Generalised System of Preferences

Context: 

  • Recently United States has decided to “terminate” India’s designation as a beneficiary of its Generalised System of Preferences (GSP).

What made US announce this?

  • The US observed that India has implemented a wide array of trade barriers that create serious negative effects on United States commerce.
  • Despite intensive engagement, India has failed to take the necessary steps to meet the GSP criterion.

Background:

  • The US had launched an eligibility review of India’s compliance with the GSP market access criterion in April 2018, following concerns raised by its medical devices and dairy industry.
  • The Indian government’s attempts to arrive at a “balanced” package that would address the US’s concerns and protect the Indian public’s welfare were not successful.
  • In 2017, India had capped prices of cardiac stents and knee implants, slashing these over 70% and 60% respectively. The move impacted US giants like Abbott, Medtronic, Boston Scientific and Stryker.

Concerns:

  • This could be a big blow for India’s competitiveness in items groups such as garments, engineering, and intermediary goods in the American market.
  • This could impact India’s competitiveness in items groups such as raw materials in the organic chemicals sector and intermediary goods in the US market, alongside items such as iron or steel, furniture, aluminum and electrical machinery.

How India benefitted from GSP?

  • India has been the biggest beneficiary of the GSP regime and accounted for over a quarter of the goods that got duty-free access into the US in 2017.
  • Exports to the US from India under GSP — at $5.58 billion — was over 12 per cent of India’s total goods exports of $45.2 billion to the US that year. The US goods trade deficit with India was $22.9 billion in 2017.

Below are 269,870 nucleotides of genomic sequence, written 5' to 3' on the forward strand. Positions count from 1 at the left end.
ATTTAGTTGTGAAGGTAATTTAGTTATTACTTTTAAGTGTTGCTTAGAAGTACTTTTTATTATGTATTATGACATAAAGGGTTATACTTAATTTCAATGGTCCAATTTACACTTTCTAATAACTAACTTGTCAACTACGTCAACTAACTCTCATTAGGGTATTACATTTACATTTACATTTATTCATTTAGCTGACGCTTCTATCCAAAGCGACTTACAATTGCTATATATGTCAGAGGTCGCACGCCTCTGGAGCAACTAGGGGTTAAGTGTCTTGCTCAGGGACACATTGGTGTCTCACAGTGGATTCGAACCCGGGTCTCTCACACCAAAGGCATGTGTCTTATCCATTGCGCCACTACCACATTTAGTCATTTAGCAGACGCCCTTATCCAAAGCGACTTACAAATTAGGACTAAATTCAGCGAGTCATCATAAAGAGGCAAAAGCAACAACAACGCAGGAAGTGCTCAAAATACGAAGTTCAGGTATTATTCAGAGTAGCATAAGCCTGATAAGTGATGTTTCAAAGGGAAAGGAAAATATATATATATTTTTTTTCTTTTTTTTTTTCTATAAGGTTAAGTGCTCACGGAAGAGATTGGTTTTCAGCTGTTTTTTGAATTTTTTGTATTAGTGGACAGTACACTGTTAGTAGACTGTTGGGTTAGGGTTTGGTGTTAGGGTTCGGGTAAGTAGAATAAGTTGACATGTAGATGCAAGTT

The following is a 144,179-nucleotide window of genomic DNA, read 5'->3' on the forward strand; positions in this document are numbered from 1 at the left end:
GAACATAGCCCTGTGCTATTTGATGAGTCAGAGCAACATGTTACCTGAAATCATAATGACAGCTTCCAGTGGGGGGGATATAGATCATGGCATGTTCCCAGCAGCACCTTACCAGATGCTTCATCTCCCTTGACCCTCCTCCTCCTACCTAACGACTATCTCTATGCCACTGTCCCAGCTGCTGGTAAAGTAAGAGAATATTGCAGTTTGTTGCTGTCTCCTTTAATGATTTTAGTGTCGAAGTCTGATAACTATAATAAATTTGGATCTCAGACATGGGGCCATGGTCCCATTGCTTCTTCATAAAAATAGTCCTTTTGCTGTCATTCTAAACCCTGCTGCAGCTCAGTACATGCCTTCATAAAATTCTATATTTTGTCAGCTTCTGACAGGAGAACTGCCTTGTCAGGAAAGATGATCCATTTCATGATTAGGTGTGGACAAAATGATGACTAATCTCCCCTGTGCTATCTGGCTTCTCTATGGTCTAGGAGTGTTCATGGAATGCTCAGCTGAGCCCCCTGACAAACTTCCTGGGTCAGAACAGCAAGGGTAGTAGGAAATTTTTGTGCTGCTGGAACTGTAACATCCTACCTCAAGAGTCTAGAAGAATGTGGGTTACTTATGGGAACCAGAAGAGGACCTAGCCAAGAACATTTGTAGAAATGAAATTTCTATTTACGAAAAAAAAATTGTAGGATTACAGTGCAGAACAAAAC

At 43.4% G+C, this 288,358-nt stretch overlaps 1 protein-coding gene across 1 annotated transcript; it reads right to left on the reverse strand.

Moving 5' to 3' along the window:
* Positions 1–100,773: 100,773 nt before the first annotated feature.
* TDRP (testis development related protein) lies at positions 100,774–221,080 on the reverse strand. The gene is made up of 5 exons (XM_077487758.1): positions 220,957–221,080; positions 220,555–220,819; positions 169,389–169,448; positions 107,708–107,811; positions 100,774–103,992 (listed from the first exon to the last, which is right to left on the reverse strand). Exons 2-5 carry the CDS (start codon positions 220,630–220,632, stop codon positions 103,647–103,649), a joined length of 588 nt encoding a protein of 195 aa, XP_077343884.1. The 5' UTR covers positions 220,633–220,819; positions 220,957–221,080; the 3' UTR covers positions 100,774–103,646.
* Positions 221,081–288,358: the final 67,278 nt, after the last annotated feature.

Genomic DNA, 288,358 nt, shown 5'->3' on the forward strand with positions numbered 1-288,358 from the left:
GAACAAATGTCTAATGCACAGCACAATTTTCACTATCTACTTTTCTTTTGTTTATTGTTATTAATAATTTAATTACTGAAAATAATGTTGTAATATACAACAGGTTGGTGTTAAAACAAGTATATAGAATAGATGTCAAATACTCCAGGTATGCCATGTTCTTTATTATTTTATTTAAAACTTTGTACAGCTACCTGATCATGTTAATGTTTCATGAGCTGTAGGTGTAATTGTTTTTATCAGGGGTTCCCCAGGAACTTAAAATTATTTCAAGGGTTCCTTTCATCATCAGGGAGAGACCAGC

What is GSP?

  • The GSP, the largest and oldest US trade preference programme, is designed to promote economic development by allowing duty-free entry for thousands of products from designated beneficiary countries.
  • It aims to promote economic growth in the developing world by providing preferential duty-free entry for up to 4,800 products from 129 designated beneficiary countries and territories.
  • It was instituted on January 1, 1976, and authorised under the US Trade Act of 1974.

What is the objective of GSP?

  • The objective of GSP was to give development support to poor countries by promoting exports from them into the developed countries. GSP promotes sustainable development in beneficiary countries by helping these countries to increase and diversify their trade with the United States.
  • GSP provide opportunities for many of the world’s poorest countries to use trade to grow their economies and climb out of poverty.

Possible impact:

  • India’s Department of Commerce feels the impact is “minimal”, given that Indian exporters were only receiving duty-free benefits of $190 million on the country’s overall GSP-related trade of $5.6 billion.
  • Some experts feel the move will not have a major impact on India also because it has been diversifying its market in the Latin American and the African region and its trade with countries of the Global South has also been expanding at a “very competitive pace”.
  • At the same time, the move could hit Indian exporters if it gives an edge to competitors in its top export categories to the US.

Source:TH